The Hatch Back Of Notre Dame

Most motor vehicle manufacturers have a hatch or hatchback vehicle available in their range… but have you ever stopped to think where this interesting term comes from? When I hear hatch, for some reason, the hunchback of Notre Dame always comes to mind. I picture Quasimodo, this short little man with the curved back who used to ring the bell in a land far far away from here…

However, that is not quite where the term hatch comes from! In fact, the only thing poor Quasimodo and a hatch have in common might be their slightly curved backsides…

These types of vehicles usually include very nifty, even sporty designs and have the added bonus of offering more space than a standard sedan.

When referring to a car as a hatch, the easiest way to describe it would be the incorporation of a passenger vehicle with a lot of cargo space… the best of both worlds in effect! The car body style incorporates a shared passenger and cargo volume with rearmost accessibility via a rear third or fifth door, typically a top-hinged boot. In the case of a hatch, the rear door usually includes the back window and opens vertically to allow access to the storage area. The storage area is usually not separated from the rest of the passenger compartment. This is also the main difference between a hatch or hatchback and a standard SUV with a boot.

Fold-down rear seats contributes to this ever popular style’s features, enabling flexibility within the shared passenger/cargo volume. For families with a baby and a stroller, this is often a popular choice as, for some reason; baby strollers are simply not designed for a standard car boot and you’ll always find at least one wheel refusing to cooperate!

Hatch vehicles may be described as three-door (two entry doors and the hatch) or five-door (four entry doors and the hatch) cars, and even though they range in size, they are all designed with the same important goal – to create more space! For this reason hatches are mostly family-orientated vehicles, more based on practicality and safety than on sleek design features and impressive top speeds. Many manufacturers prioritise style over interior volume, with a shorter rear overhang and with smaller windows (or no windows) aside the cargo volume. This does not mean that these vehicles are slow and ugly – not even close! Some of the most popular models in manufacturers’ ranges are indeed their hatchbacks!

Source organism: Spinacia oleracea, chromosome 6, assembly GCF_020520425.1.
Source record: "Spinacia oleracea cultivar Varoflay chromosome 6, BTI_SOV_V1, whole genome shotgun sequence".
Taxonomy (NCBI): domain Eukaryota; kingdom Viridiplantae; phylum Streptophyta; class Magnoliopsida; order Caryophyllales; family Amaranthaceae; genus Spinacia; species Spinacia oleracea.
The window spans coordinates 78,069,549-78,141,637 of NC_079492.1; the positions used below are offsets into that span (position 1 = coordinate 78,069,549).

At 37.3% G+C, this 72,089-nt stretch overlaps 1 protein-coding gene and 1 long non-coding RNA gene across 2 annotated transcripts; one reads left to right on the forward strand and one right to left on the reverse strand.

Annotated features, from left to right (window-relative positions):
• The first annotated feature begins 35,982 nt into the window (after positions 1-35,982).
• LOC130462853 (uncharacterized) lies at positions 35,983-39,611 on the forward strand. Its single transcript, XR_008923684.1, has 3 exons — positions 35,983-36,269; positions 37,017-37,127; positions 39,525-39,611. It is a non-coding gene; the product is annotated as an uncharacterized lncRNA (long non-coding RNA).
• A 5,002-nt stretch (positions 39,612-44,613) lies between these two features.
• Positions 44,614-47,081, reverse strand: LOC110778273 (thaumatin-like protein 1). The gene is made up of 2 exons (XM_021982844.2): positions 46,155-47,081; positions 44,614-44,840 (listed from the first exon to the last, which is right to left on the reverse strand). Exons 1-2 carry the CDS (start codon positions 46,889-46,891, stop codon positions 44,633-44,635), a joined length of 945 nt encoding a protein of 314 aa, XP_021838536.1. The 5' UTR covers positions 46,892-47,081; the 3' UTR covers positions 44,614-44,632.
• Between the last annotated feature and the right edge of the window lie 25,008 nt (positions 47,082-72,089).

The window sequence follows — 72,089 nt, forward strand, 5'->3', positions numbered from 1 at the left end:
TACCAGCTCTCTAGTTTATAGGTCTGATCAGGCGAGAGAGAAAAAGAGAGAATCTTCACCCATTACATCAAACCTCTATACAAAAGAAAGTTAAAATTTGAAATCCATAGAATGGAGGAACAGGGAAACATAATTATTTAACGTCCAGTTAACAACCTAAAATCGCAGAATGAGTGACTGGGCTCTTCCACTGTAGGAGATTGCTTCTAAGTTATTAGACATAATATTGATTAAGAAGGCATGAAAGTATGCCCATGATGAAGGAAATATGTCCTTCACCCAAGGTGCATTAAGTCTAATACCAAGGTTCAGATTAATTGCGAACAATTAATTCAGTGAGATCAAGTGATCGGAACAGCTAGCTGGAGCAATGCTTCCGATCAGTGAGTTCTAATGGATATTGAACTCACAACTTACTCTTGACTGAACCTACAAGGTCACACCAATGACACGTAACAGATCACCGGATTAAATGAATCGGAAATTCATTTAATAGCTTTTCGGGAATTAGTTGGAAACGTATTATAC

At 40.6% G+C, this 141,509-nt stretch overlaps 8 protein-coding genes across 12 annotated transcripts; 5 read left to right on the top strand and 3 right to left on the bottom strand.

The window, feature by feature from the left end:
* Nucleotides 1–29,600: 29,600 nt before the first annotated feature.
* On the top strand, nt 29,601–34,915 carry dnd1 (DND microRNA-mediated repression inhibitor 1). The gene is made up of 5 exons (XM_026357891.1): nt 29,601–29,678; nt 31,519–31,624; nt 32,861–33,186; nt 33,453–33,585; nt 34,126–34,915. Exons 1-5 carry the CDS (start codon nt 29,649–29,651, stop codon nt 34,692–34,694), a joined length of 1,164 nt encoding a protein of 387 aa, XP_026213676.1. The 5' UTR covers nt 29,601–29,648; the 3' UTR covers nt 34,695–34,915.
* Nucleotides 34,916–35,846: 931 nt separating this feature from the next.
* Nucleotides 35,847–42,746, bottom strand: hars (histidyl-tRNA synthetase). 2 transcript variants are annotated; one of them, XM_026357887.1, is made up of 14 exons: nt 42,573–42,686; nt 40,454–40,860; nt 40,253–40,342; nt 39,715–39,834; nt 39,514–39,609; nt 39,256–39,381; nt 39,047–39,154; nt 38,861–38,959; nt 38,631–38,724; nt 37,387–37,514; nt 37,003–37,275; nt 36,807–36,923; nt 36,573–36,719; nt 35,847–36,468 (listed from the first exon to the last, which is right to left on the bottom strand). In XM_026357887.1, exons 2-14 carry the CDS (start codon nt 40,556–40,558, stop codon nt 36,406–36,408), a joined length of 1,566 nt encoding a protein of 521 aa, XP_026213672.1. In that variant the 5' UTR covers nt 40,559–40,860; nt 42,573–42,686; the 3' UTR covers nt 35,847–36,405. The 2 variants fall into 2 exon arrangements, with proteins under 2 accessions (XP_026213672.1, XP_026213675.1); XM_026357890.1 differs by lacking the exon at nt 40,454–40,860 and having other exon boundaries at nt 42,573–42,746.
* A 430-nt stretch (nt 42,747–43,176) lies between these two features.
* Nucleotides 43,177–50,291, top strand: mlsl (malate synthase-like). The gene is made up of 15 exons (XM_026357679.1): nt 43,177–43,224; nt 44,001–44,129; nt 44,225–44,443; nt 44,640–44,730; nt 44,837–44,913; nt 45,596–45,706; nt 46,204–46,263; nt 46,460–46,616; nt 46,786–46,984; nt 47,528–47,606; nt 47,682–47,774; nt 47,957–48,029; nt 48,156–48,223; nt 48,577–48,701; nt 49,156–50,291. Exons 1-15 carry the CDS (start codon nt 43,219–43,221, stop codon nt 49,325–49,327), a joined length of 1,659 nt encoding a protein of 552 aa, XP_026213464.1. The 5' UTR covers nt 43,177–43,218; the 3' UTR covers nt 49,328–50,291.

A common feature in most hatches, which assists in storage space, is a removable rigid parcel shelf, retractable with the tailgate or a flexible roll-up cover to cover the cargo space behind the rear seats.

In some countries the hatch is such as popular vehicle that it is now referred to as a “hot hatch”, shortened from the term “hot hatchback”.

The hatch will always be favoured and remain a popular seller for manufacturers. What it all comes down to is the following: If you’re looking for a practical vehicle with more than enough space, you cannot go wrong with a hatch! “It’s hot if it’s in a hatch!”